How to Price a Roofing Job [7-Step Pricing Plan]

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Increase your profits without losing any clients! Discover the details of pricing a roofing job in this blog. We cover everything from precise roof measurements to calculating labor and material costs.

The roofing industry can create jobs in the United States at a 5% rate from 2020 to 2030. Even the roofing contractor’s market size in the United States is expected to be close to $56.7 billion in 2023.

With the increasing demands, you need to ensure that you price your roofing services accurately to achieve desired profits.

The process of estimating the price of a roofing job can be complicated and takes into account a variety of elements, such as the labor rate and price of supplies, industry standards, and general market circumstances.

In addition to helping the contractor increase their profits, fair and precise pricing guarantees that the client will obtain high-quality services at an affordable cost. 

Therefore, in this blog, we’ll walk you through the many aspects of how to price a roofing job.

So, without further ado, let’s get started.

1. Clarify the Work Scope

You should offer a suitable estimate before submitting a roofing job bid. You must first think about the task scope concerning what it will encompass. When estimating roofing tasks, there are a few factors you must take into account.

1.1 Meet with the client

Meeting with the client is the first step you should take before estimating the price of the service. Ask the client as many questions as you want. You can ask questions relating to:

  • Client’s budget.
  • Client’s roofing requirements and expectations.
  • Which type of house or property does the client own?
  • Are there any solar panels or satellite dishes on the roof?

Once you have a clear understanding of the work that the customer requires, be sure to inspect and measure the roof. This way you’ll have accurate figures to work with. 

1.2 Refer to building codes

To make sure you are not utilizing any restricted materials, you should also speak with the town’s building inspector and become familiar with the building codes.

refer to building codes

    For example, if you work in enclosed housing estates, you need to use specific materials and colors to maintain uniformity in the housing estates.

1.3 Roof inspection

Even if a client points out a particular spot on the roof where they think there is a leak, you should nevertheless do a comprehensive inspection of the whole roof. 

The client could be unaware of more damage, and you might help them save money by spotting it before it does more harm. Additionally, this will assist you to gain the client’s confidence and sell a bigger task.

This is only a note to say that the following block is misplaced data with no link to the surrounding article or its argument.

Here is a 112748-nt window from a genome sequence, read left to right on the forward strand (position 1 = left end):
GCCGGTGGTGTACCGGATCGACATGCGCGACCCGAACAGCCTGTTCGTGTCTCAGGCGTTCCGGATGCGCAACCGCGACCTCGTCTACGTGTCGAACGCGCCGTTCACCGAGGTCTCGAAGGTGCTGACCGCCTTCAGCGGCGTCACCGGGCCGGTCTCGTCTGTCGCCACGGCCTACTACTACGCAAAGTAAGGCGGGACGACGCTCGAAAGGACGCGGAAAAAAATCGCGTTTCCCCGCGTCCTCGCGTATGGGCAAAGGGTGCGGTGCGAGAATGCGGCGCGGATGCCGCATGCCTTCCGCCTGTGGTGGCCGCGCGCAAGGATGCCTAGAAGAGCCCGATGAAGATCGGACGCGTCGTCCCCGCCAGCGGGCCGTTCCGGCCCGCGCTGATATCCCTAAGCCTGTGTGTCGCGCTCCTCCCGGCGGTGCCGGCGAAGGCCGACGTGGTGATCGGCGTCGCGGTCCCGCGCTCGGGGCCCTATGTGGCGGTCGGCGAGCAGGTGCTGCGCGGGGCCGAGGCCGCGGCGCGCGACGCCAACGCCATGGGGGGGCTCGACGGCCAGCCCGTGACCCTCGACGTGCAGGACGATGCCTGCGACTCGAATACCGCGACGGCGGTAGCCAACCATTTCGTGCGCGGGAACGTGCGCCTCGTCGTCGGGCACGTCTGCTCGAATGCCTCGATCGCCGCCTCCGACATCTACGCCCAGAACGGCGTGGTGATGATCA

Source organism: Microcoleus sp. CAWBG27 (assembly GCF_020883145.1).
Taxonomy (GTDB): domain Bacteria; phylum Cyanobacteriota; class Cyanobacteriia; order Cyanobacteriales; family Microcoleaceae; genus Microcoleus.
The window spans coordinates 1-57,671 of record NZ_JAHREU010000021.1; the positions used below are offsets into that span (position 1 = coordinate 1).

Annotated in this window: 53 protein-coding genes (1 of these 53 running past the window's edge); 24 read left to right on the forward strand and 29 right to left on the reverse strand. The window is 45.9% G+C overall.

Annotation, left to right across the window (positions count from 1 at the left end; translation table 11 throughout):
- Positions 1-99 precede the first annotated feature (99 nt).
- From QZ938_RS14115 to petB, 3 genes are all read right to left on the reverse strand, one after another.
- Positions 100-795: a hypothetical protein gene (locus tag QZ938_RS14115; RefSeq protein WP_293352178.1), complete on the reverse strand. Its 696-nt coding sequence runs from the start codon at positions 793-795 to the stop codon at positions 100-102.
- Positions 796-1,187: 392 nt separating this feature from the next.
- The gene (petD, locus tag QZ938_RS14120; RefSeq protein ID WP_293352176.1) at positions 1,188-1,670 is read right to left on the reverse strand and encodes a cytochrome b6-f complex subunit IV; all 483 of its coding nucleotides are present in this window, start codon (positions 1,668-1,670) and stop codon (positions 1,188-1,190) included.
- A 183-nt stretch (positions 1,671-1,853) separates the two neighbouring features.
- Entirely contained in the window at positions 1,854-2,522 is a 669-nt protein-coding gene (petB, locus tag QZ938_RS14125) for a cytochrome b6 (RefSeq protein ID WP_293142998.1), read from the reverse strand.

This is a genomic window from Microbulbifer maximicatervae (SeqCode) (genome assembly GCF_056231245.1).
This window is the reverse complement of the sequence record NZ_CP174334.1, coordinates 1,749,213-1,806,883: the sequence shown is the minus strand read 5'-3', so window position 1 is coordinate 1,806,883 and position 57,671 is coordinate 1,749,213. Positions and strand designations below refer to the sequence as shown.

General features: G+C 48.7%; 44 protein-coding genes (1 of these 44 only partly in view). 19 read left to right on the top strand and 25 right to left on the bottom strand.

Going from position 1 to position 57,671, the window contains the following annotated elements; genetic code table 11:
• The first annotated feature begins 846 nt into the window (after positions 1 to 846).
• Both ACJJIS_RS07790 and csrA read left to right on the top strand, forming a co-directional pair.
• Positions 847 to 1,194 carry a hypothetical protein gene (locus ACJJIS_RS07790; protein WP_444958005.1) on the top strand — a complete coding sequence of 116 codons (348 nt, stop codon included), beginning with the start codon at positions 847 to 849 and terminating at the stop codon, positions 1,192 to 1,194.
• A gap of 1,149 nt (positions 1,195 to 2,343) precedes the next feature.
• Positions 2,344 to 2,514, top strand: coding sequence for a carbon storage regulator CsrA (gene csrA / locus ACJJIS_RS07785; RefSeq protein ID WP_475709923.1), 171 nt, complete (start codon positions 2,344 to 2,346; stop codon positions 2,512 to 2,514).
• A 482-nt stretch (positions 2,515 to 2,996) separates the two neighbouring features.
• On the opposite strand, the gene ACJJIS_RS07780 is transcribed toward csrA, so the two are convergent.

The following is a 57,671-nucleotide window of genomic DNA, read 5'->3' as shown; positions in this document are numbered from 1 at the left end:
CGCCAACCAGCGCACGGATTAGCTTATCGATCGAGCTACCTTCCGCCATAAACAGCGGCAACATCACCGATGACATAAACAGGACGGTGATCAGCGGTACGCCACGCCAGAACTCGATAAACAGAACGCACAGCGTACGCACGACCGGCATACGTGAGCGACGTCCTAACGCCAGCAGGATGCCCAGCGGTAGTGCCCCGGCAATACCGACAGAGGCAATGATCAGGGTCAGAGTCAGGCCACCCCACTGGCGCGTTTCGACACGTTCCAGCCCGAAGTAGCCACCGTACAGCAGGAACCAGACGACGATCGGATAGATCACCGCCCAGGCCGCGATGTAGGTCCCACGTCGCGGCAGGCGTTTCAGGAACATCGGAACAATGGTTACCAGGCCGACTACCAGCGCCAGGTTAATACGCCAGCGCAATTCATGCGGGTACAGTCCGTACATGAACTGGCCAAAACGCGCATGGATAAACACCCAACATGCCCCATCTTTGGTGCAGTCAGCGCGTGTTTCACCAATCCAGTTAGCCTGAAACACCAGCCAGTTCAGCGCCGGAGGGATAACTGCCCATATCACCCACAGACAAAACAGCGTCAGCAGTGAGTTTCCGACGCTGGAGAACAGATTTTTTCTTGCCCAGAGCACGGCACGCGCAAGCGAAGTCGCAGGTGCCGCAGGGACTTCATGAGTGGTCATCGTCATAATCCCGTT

Note the following at the time of the roof inspection:

  • Any damaged sections.
  • The shingles’ state of repair.
  • The number of shingles and other materials that have previously been applied to the roof.
  • The quantity, state, and extent of valleys and eaves.
  • Hips and ridges, including their size and shape.
  • The quantity and state of the skylights, chimneys, plumbing vents, and vents.
  • Any distinctive roof elements, such as satellite dishes and solar panels.

Address some of the major issues to the client and mention all the issues in detail while making the estimation.

2. Get Precise Measurements

Getting precise measurements can help you determine how many squares you can install, which can help you estimate the material and labor required. Your client won’t have the exact measurement estimate; you should confirm the number yourself even if they do.


In standard roofing terminology, a single square equals 100 square feet. You can get precise measurements of the roof by following the below-listed procedure.

2.1 Determine ground-level squares

Firstly, you need to determine the external dimensions of the house and divide the number by 100.

    For example, if the client’s space is estimated at around 30 ft. by 50 ft., the external dimension of the area is 1500 square feet. You must divide it by 100 to get the total number of squares required. You need 15 ground-level squares to cover the roofing task in our example.

The result is for the flat roof area, but most houses are pitched, so you need further calculation to get the precise measurement.

2.2 Calculate the roof pitch

The steepness or the roof’s pitch can be expressed as a ratio. If the ratio is 4:12, for instance, the roof rises 4 feet for every 12 feet of horizontal length.

The roof pitch can be coined as low, high, or medium. 

  • The house has a low roof pitch if the ratio is 5:12 or lower. 
  • The roof pitch is considered medium if the pitch ranges between 6:12 and 9:12.
  • For high roof pitches, the ratio should be between 10:12 and 12:12.

2.3 Multiply the ground-level squares with a pitch multiplier

The final step is to multiply the total number of ground-based squares with the pitch multiplier of the pitch ratios. This will help you to get the exact number of squares required.

Different pitch ratios have their own multipliers that can be used to get the exact measurement of the client’s roof.

Look at the below pitch multiplier table to extract the desired results of the roof pitch.

Roof pitch Multiplier
3:12 1.15
4:12 1.20
5:12 1.24
6:12 1.24
7:12 1.30
8:12 1.35
9:12 1.40
10:12 1.40
11:12 1.55
12:12 1.70

So, if the roof pitch ratio is 4:12, you need to multiply 1.20 with the total ground-level squares. As we calculated the total ground-level square to be 15, the total measurement is estimated at around 18.